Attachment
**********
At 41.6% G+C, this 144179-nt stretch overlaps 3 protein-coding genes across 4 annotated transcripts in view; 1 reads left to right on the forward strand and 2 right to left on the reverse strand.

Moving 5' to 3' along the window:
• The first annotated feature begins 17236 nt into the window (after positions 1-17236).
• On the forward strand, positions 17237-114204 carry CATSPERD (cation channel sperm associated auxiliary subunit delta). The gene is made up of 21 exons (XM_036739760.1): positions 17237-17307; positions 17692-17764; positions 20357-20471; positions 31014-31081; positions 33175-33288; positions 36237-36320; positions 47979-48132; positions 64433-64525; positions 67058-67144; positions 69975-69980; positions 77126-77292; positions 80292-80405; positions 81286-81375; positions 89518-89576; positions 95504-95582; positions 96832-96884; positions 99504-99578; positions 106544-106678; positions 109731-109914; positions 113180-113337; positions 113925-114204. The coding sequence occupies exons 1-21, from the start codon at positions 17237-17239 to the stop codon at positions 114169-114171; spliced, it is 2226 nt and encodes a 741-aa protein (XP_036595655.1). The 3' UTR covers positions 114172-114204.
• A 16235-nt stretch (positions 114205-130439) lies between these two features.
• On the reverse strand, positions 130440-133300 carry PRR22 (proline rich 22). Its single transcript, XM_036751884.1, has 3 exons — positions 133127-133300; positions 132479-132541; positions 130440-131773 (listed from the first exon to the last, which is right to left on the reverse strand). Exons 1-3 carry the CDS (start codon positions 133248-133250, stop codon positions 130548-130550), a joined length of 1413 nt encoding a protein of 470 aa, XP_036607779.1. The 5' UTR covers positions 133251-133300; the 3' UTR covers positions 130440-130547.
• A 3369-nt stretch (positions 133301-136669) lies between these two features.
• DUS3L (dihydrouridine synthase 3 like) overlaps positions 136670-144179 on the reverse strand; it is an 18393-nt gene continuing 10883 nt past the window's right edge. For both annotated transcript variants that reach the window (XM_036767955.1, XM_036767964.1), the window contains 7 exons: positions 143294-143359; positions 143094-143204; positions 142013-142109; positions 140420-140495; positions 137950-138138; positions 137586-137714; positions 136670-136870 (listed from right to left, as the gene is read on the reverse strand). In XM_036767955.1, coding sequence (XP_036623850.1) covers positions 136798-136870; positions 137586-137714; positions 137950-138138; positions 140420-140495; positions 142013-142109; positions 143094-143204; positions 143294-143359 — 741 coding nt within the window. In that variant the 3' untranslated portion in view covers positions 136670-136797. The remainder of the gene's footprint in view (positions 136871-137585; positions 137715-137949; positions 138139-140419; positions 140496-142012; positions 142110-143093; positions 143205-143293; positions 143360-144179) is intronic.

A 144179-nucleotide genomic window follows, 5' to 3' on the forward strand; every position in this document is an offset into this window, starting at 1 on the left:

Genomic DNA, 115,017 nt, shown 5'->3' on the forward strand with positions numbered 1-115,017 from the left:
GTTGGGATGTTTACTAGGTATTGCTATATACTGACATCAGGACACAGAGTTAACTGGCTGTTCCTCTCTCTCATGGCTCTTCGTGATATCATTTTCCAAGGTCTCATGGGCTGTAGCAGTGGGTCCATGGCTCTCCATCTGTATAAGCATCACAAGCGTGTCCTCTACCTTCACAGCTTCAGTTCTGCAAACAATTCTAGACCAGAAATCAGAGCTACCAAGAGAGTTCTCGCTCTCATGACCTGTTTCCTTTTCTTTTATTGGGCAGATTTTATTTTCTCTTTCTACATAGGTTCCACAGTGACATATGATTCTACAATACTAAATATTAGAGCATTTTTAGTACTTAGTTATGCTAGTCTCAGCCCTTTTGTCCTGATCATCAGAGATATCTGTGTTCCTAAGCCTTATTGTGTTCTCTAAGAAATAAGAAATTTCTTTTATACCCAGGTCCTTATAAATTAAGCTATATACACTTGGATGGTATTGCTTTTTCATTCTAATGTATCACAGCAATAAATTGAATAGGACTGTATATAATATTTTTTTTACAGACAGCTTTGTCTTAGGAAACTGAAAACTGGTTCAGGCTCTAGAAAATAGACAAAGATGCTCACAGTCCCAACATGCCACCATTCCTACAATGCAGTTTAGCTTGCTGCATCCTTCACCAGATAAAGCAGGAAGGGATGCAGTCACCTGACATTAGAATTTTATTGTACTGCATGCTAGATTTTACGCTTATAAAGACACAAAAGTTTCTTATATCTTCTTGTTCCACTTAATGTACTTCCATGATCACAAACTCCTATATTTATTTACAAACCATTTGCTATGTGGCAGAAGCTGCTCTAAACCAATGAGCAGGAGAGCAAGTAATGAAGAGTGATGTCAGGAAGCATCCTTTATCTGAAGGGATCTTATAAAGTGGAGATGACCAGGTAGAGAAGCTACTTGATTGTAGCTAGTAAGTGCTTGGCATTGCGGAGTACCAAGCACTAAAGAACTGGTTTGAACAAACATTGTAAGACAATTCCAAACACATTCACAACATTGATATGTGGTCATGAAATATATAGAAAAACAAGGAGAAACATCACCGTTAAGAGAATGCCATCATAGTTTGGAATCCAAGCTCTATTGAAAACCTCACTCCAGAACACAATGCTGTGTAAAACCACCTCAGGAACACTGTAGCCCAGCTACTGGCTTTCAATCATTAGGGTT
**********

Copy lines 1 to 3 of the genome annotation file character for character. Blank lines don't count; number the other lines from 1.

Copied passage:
At 41.6% G+C, this 144179-nt stretch overlaps 3 protein-coding genes across 4 annotated transcripts in view; 1 reads left to right on the forward strand and 2 right to left on the reverse strand.

Moving 5' to 3' along the window:
• The first annotated feature begins 17236 nt into the window (after positions 1-17236).